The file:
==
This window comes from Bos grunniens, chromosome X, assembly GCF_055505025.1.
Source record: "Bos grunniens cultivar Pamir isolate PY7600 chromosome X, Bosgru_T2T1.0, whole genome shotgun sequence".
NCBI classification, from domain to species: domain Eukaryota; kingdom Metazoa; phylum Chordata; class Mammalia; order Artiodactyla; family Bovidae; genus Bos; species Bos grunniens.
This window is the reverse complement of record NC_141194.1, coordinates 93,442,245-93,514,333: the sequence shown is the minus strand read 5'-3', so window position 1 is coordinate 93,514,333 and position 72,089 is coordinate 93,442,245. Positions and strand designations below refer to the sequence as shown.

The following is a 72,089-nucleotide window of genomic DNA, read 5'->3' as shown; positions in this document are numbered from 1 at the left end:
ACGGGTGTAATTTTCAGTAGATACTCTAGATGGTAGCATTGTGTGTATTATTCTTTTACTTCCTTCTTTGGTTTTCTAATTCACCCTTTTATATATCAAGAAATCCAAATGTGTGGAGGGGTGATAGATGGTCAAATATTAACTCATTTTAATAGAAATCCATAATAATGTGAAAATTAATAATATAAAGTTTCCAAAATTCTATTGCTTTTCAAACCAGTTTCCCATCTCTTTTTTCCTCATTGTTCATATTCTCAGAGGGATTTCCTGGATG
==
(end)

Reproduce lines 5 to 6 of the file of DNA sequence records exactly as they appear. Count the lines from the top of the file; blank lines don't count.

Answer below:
The following is a 72,089-nucleotide window of genomic DNA, read 5'->3' as shown; positions in this document are numbered from 1 at the left end:
ACGGGTGTAATTTTCAGTAGATACTCTAGATGGTAGCATTGTGTGTATTATTCTTTTACTTCCTTCTTTGGTTTTCTAATTCACCCTTTTATATATCAAGAAATCCAAATGTGTGGAGGGGTGATAGATGGTCAAATATTAACTCATTTTAATAGAAATCCATAATAATGTGAAAATTAATAATATAAAGTTTCCAAAATTCTATTGCTTTTCAAACCAGTTTCCCATCTCTTTTTTCCTCATTGTTCATATTCTCAGAGGGATTTCCTGGATG